A decade later, Ferryland lighthouse is still dining success

Tourists flock to Newfoundland in the summer to see whales, seabirds and icebergs. But freshly-made picnic lunches have also been luring tourists and locals to the Ferryland lighthouse for the last decade.
A picnic company has given new life to an old lighthouse in Ferryland, N.L. 2:24

Tourists flock to Newfoundland in the summer to see whales, seabirds and icebergs. But freshly-made picnic lunches have also been luring tourists and locals to the Ferryland lighthouse for the past decade.

The lighthouse began operating in 1870 as a navigational beacon. The federal government wanted to tear down the lighthouse and the accompanying house in 1969 until the local community objected. The lighthouse then became fully automated in 1970.

The automation meant that lighthouse keepers were no longer needed. So the house fell into disrepair until Jill Curran stepped in to lease and restore the buildings. They also saved the lighthouse with a culinary plan for a picnic service there.

"It's been a large part of Newfoundland tradition to have picnics," says Curran. "So we just put a unique twist on it." 

People dine on ham and brie sandwiches on homemade bread, bakeapple tarts and freshly-squeezed lemonade. Without any advertising, the lunches from Lighthouse Picnics have become so popular that reservations are necessary.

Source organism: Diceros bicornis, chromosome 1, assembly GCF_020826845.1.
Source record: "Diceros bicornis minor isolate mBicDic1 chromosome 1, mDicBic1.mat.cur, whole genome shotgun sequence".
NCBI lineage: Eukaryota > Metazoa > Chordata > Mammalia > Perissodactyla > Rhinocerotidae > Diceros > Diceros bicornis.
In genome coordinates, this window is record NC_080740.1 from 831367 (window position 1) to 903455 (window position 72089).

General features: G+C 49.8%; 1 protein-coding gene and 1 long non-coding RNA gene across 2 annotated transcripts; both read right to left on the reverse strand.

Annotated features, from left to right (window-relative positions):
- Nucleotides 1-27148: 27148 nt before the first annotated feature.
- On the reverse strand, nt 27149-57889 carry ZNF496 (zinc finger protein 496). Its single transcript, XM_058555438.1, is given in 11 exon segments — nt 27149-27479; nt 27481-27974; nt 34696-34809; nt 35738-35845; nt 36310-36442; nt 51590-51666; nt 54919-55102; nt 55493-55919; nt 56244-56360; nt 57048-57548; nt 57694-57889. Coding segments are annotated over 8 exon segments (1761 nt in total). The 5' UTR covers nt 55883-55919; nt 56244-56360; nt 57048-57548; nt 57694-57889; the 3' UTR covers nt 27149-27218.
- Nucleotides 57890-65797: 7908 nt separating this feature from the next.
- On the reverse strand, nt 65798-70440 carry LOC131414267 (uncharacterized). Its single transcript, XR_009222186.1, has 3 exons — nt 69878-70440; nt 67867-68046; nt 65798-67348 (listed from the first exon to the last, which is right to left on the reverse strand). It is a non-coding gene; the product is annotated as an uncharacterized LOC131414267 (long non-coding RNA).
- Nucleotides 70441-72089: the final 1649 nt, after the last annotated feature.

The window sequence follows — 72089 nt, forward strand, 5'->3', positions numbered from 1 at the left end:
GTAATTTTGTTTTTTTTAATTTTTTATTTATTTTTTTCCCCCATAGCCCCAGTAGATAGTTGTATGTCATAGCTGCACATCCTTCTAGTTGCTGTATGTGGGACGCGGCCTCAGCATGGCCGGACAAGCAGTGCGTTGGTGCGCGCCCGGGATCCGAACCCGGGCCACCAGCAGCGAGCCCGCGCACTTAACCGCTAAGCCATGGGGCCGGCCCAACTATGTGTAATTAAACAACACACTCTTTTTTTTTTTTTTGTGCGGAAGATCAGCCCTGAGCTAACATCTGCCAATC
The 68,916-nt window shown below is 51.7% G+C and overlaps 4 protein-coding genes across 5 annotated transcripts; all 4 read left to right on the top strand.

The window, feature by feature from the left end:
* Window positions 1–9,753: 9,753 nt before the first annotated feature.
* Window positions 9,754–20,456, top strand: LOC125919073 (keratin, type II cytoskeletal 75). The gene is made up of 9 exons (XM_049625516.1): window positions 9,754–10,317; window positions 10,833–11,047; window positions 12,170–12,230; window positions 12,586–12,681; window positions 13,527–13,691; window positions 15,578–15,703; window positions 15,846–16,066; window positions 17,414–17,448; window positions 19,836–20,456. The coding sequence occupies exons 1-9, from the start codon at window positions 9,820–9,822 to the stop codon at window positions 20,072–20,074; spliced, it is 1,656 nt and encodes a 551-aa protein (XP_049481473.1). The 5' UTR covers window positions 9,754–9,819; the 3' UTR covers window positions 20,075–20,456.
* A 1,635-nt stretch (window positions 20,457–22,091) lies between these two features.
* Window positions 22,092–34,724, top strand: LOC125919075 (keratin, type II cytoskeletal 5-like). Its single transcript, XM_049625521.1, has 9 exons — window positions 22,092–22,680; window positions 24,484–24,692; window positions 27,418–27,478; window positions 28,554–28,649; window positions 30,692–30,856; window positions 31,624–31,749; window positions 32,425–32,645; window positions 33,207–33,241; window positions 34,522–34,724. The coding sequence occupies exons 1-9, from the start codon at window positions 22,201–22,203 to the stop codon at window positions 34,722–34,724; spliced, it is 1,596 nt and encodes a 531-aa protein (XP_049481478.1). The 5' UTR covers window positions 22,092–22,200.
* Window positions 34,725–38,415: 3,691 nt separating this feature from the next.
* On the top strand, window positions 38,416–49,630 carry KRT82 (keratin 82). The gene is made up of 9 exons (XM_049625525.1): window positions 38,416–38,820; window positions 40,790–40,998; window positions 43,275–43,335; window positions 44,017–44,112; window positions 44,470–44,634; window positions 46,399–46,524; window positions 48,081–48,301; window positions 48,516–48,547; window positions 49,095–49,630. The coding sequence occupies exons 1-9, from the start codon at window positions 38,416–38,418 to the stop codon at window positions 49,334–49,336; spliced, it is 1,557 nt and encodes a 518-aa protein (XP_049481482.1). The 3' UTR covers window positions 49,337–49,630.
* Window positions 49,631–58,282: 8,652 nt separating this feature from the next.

Besides the food, visitors are also thrilled by scenery.

"I've never seen anything like this," said Beverley Dean, a tourist from Lexington, Kentucky. "It's absolutely breathtaking. Beautiful. We've seen whales and we've seen puffins. It's just beautiful." 

Family Connection

Lighthouse Picnics was inspired by a love of Ferryland and Curran's family connection to the lighthouse.

Her great-grandfather, William Costello was the lighthouse keeper and her grandmother was born in the lighthouse.

The federal government transferred ownership of the lighthouse and residence to the town two years ago. Curran now leases the house from Ferryland.

Throughout Canada, there are hundreds of lighthouses the federal government has deemed as surplus.

Curran hopes that more towns and community groups will step forward to save them.

"They're stunning buildings in stunning locations," said Curran. "There is life for these buildings after they've housed staff for the Coast Guard. I'm sure of it." 

With files from Vik Adhopia

Comments

To encourage thoughtful and respectful conversations, first and last names will appear with each submission to CBC/Radio-Canada's online communities (except in children and youth-oriented communities). Pseudonyms will no longer be permitted.

By submitting a comment, you accept that CBC has the right to reproduce and publish that comment in whole or in part, in any manner CBC chooses. Please note that CBC does not endorse the opinions expressed in comments. Comments on this story are moderated according to our Submission Guidelines. Comments are welcome while open. We reserve the right to close comments at any time.